New York City as a testbed, DDC Town+Gown as a collaborator
Long Island City, NY – The Sustainable Healthy Cities Network and the Town+Gown program at the NYC Department of Design and Construction (DDC) announced today a new website that compiles the most current research on sustainability in the urban environment, focusing on ways to reimagine infrastructure to create more functional and healthy cities.
The site is generated from the National Science Foundation-funded research project entitled Integrated Urban Infrastructure Solutions for Environmentally Sustainable, Healthy and Livable Cities, which conducts scientific research support cities in developing roadmaps to evolve their urban infrastructure — energy grids, road networks, green spaces and food and water systems — while remaining highly desirable places to live and work that promote the health of residents and the environment.
The research project, referred to as the Sustainable Healthy Cities Network, also studies conditions under which “distributed,” or more local, infrastructure would be appropriate for the urban setting.
The Sustainable Healthy Cities Network brings together scientists, industry leaders and policy partners committed to building better cities of the future. Professors Anu Ramaswami (University of Minnesota), Patricia Culligan (Columbia University), Richard Feiock (Florida State University) and Armistead Russell (Georgia Institute of Technology) manage the Network across nine research universities, eight major metropolitan “test bed” cities in the U.S., including New York City, as well as infrastructure firms and policy groups.
Town+Gown is a named collaborator on this NSF-funded research project with the Network. Town+Gown at DDC has participated with the Sustainable Healthy Cities Network research team in the development of research translation materials aimed at all government practitioners, including New York City as one of the “test bed” cities. The Network’s new website contains research products and tools, including a quarterly research update, that communicate scientific research results with policy and practice communities.
“Successful collaboration across the divide between researchers and practitioners to produce knowledge that is usable by practitioners, especially those in government, has always been a challenge to achieve,” said Terri Matthews, Director of Town+Gown at DDC. “The area of sustainability research is one multi-disciplinary area where it is important to achieve this type of success on a regular basis, since one of the goals of science-based sustainability research is to provide public sector actors with research results to enable them to make necessary changes in practice and policy that are both efficient and effective.”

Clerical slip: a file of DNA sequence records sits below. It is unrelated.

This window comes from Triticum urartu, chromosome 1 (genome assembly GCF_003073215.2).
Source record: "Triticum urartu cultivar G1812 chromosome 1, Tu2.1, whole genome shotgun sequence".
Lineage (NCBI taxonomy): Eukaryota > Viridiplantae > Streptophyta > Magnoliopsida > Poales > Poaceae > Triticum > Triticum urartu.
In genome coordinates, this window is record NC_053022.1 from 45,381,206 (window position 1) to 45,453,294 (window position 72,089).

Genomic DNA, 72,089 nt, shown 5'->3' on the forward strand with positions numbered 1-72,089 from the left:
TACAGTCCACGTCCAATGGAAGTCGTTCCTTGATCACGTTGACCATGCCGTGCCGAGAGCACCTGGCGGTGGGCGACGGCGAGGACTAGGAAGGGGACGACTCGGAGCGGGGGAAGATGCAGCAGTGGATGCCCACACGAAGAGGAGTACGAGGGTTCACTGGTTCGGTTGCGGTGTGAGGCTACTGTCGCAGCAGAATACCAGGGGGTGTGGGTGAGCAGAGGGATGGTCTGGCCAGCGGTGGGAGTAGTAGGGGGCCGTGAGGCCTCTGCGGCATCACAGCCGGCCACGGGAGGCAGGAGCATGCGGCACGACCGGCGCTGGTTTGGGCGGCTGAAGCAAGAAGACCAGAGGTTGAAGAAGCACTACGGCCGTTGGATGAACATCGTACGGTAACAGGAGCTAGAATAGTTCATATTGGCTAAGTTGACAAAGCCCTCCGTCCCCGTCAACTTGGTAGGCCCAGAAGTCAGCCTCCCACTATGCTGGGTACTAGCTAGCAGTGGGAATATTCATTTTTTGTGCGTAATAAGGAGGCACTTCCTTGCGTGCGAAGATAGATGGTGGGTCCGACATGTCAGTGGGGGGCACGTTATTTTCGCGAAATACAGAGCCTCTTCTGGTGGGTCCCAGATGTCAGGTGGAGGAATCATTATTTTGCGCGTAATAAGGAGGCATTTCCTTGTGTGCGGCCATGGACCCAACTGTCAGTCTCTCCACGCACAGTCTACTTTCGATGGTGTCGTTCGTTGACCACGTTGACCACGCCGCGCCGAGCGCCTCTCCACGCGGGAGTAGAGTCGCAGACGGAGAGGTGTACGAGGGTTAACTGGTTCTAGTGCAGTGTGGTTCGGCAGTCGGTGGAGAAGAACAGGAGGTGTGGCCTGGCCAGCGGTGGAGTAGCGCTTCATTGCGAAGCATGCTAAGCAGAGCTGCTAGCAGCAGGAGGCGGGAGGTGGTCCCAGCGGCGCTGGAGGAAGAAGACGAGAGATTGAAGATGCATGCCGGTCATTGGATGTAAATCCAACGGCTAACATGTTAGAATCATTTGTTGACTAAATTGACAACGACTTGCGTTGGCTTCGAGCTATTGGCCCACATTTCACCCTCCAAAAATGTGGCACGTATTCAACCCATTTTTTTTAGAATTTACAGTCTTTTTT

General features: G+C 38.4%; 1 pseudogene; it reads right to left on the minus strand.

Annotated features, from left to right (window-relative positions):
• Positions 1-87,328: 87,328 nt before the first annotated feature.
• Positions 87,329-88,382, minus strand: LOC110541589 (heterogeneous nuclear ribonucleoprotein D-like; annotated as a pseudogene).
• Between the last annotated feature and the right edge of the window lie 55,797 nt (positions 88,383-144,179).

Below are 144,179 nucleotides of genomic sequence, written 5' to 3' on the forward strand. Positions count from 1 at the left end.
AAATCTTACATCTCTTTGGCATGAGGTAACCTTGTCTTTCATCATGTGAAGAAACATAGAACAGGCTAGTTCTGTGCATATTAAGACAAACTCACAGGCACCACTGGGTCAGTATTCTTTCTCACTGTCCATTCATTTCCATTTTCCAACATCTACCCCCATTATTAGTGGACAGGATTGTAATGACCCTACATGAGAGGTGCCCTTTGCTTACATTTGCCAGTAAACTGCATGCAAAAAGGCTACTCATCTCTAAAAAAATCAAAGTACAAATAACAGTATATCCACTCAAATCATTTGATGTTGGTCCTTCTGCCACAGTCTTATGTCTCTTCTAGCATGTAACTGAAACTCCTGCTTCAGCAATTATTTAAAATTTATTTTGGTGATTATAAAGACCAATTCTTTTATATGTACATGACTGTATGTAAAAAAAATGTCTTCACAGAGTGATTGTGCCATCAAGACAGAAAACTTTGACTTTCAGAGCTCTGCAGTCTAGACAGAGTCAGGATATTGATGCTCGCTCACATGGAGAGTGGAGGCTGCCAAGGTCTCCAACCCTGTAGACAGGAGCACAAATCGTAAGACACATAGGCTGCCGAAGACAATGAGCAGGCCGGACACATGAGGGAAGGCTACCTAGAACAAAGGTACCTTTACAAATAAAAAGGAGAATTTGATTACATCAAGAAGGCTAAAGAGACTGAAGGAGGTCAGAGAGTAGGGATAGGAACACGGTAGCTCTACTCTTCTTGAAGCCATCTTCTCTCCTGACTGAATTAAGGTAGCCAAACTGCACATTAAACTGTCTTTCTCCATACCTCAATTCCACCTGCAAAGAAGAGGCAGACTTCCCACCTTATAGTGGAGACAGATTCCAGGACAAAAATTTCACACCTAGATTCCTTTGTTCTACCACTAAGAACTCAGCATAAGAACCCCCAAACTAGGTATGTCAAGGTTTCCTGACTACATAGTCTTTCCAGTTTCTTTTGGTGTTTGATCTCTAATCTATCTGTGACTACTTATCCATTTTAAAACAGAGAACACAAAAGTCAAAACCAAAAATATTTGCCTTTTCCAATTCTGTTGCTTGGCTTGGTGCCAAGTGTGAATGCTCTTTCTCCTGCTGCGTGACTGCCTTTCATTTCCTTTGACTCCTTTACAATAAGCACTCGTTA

"Research on topics like urban infrastructure and food supply, which are essential for daily life in cities and connected to global sustainability outcomes, requires a commitment to engaging in dialogue with practice and policy communities at multiple levels. Enhanced science-to-policy communication tools put the science community in a better position to productively engage with end-user communities in shaping research agendas to answer critical knowledge needs," said Anu Ramaswami, Director, Sustainable Healthy Cities Network; Professor, Public Affairs, University of Minnesota.
"Science informed policy interventions are critical to achieving urban sustainability. Useful scientific knowledge often languishes in articles that are inaccessible to policy makers. With our science-to-policy communication efforts, we hope to overcome this problem, by communicating the knowledge generated by our research network in a form that is both relevant and accessible," said Patricia Culligan, Co-director Sustainable Healthy Cities Network; Professor, Civil Engineering, Columbia University.
"Science to policy communications are very valuable for busy city sustainability staff to be able to apply the latest scientific findings to improve sustainability outcomes and quality of life in their communities," said Eli Yewdall, Senior Program Officer, ICLEI USA.
“Sustainability and protection of the overall health of communities world-wide has long been a priority for members of the International City/County Management Association (ICMA). The ability to bring local government practitioners and scientists together to collaborate on finding new ways to address these long-term community issues is critical. ICMA welcomes the opportunity to work with SHC’s network of scientists studying these topics,” said Cory Fleming, Senior Project Manager, ICMA.
About the NYC Department of Design and Construction
The Department of Design and Construction is the City’s primary capital construction project manager. In supporting Mayor de Blasio’s long-term vision of growth, sustainability, resiliency, equity and healthy living, DDC provides communities with new or renovated public buildings such as firehouses, libraries, police precincts, and new or upgraded roads, sewers and water mains in all five boroughs. To manage this $13 billion portfolio, DDC partners with other City agencies, architects and consultants, whose experience bring efficient, innovative and environmentally-conscious design and construction strategies to City projects. For more information, please visit nyc.gov/ddc.